I don’t like giving up dessert to improve my health. I don’t like giving up a baseball game for work. I resist giving hard-earned cash even for causes I deeply support. Heck, I don’t even like giving up a good parking space for someone who needs it worse than I do.
But to inspire positive change, sacrifice is inevitable.
On this Memorial Day, I recall presiding over numerous military funerals at Biloxi National Cemetery on the Mississippi Gulf Coast. It is difficult to have fond memories surrounding death, but there is something special about a military funeral: the peaceful grounds, the perfect order of the markers, and the folding and presentation of the flag to a grieving family that pierces the hardest heart.
As officiant, my back was always turned to the twenty-one gun salute, and I never was prepared for the explosion of gunfire from the seven rifles that shattered the still, humid air. I shuddered on each of the subsequent rounds even though I knew they were coming.
The most poignant moment was the playing of Taps. Even when the family had held it together, the initial notes of that haunting melody, low, low, high . . . burst the tear duct dam every time. I never noticed if the bugler was a pimply-teenage boy or middle-age mother—the identity did not matter. The command was in the music, and the last dying note hung in the air with such rich honor that no one dared to breathe.
Surely the cruel specter of death was not honored. Surely the hell of war was not honored. I am sure it was the tragic beauty of sacrifice that was worthy of such solemn respect and dignity.
The very name, Memorial Day, instruct us of its aim—to remember—but I prefer the negative framing—that individual souls not be forgotten.
This nation, in fact every nation has a vested interest in asking its citizenry to remember such sacrifice for a nation needs human resources to carry out its survival goal. And in our deeply divided political climate we can argue national policy that leads to war, and we do, and we should. But today, I wish we could lay that aside for a few moments and stop shopping for a new car and grilling hot dogs long enough to remember and honor sacrifice.
On another day it might be for the firefighter who rushed upstairs while the World Trade Center collapsed. On another day it might be the police officer who kisses her husband goodbye every morning knowing that her chosen profession does not guarantee an evening safe at home. On another day it might be the activist who stands up against abusive power knowing that such a stand may very well leave him a victim of that very power.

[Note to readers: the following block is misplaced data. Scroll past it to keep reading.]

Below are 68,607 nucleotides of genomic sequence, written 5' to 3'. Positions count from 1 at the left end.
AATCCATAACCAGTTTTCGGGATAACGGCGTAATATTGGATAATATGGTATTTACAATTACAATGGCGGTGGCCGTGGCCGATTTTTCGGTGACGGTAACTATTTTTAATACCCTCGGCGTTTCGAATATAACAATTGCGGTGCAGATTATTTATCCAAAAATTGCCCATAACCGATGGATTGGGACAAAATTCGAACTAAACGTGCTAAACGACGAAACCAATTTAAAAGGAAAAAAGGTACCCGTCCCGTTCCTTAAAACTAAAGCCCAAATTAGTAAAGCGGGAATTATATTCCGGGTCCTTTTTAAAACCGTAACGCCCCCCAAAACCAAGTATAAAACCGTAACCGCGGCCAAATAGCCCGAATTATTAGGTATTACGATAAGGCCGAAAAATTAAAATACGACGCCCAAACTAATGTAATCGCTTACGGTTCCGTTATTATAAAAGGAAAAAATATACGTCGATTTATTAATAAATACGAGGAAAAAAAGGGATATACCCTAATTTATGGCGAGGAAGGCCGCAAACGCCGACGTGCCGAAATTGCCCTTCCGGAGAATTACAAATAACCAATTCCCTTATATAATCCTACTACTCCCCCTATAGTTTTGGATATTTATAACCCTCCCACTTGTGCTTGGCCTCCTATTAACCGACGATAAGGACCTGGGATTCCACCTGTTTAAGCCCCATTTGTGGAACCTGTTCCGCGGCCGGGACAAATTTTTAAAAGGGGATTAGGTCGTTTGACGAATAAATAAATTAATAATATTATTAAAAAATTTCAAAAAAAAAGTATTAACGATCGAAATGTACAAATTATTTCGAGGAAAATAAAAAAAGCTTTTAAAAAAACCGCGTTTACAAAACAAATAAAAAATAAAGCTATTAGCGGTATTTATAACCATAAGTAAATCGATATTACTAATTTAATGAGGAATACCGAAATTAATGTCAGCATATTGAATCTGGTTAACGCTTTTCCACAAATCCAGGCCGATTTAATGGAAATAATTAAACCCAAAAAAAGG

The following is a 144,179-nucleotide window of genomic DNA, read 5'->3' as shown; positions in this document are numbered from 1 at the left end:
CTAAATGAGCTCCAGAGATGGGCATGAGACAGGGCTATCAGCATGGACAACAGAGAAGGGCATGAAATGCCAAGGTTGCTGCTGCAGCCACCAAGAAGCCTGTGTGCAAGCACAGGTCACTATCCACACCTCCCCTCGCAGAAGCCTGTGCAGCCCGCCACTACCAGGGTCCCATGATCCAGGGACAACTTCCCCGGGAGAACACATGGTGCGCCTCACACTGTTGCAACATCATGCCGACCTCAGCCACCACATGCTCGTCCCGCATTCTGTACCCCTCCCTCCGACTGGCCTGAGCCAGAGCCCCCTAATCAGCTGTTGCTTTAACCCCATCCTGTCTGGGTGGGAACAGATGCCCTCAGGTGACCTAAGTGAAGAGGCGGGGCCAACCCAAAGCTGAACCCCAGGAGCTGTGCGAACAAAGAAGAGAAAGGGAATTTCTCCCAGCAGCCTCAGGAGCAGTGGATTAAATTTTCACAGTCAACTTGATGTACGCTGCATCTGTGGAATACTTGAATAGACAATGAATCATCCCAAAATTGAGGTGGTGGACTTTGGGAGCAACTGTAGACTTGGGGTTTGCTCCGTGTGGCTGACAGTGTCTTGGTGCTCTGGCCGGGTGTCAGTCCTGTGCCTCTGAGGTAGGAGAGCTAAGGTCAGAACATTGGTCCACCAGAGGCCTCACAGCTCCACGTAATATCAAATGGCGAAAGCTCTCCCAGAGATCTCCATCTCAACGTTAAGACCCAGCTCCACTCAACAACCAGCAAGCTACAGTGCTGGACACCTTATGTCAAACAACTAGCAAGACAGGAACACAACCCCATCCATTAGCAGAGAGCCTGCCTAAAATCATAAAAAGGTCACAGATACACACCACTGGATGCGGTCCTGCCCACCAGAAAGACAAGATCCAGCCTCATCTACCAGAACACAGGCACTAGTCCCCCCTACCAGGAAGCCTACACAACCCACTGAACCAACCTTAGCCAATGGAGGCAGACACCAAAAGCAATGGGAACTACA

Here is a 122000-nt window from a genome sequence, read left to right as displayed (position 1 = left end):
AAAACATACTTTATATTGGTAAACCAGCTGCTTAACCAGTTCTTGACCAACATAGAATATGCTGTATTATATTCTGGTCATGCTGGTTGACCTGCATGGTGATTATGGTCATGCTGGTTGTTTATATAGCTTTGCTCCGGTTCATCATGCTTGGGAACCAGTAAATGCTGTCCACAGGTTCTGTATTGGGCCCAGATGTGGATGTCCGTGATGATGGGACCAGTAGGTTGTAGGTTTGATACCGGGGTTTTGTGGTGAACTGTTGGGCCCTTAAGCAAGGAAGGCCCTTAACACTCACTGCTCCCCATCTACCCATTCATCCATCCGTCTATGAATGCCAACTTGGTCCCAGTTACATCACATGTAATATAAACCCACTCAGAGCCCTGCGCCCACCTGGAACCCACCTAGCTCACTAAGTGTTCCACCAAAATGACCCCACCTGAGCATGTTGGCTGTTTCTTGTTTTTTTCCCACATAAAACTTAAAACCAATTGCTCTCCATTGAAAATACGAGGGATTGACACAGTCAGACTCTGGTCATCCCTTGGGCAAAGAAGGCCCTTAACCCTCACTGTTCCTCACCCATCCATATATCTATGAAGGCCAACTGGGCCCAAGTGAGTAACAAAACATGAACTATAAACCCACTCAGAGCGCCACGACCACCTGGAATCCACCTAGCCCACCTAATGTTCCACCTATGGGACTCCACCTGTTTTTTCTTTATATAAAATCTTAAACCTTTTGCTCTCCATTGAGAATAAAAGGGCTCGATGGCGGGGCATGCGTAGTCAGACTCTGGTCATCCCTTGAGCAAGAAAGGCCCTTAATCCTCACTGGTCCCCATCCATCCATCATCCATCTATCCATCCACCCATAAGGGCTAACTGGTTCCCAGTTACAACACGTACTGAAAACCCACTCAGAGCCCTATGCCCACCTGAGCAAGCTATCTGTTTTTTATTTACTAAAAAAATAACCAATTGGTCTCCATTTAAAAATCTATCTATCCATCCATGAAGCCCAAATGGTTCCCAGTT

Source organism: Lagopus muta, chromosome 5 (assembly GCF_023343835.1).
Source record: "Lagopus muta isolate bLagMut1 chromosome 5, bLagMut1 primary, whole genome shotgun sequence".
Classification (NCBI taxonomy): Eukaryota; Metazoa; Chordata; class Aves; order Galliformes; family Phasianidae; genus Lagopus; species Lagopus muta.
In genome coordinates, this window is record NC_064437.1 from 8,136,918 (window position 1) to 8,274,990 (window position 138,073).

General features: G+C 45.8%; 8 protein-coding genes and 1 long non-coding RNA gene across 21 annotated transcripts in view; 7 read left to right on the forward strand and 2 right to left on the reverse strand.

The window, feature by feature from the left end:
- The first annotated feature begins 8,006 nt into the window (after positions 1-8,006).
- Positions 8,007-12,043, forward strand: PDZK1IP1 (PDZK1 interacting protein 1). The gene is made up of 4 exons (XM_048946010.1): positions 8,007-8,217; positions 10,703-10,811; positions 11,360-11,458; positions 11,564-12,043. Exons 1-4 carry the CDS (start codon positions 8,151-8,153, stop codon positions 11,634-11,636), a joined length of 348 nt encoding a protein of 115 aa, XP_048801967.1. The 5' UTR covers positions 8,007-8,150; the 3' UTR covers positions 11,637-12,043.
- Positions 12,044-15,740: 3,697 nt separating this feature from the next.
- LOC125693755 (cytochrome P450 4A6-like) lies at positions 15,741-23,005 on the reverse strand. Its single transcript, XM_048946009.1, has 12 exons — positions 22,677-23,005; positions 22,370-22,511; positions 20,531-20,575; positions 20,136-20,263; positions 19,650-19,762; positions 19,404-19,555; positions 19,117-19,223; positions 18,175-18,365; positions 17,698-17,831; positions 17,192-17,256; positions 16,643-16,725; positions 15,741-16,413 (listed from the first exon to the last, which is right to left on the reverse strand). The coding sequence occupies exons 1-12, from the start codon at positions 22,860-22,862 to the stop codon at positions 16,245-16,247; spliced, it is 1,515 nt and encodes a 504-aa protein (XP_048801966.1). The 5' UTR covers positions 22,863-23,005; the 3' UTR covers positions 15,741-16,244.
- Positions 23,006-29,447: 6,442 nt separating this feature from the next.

But today, it is the soldier on the battlefield willing to die for a greater cause than self.
The aptly-named ultimate sacrifice should not be forgotten, for it is that very willingness to give up all for the good of another that is the heart of our collective desire for a better world.
For the 148th consecutive year at Gettysburg, and at locations all across the nation, the bugler takes her position . . .
Possibly of interest:
- The original lyrics of Taps, by Horace Lorenzo Trim:
Day is done, gone the sun
From the lakes, from the hills, from the sky
All is well, safely rest
God is nigh.
Fading light dims the sight
And a star gems the sky, gleaming bright
From afar, drawing near
Falls the night.
Thanks and praise for our days
Neath the sun, neath the stars, neath the sky
As we go, this we know
God is nigh.
- Decoration Day by Charles Ives (performed by the San Francisco Symphony under the direction of Michael Tilson Thomas). Decoration Day was the original name of Memorial Day.
Al, what insightful thoughts on this Memorial Day. Your essay helped me focus on the honor we appreciate. Thank you.
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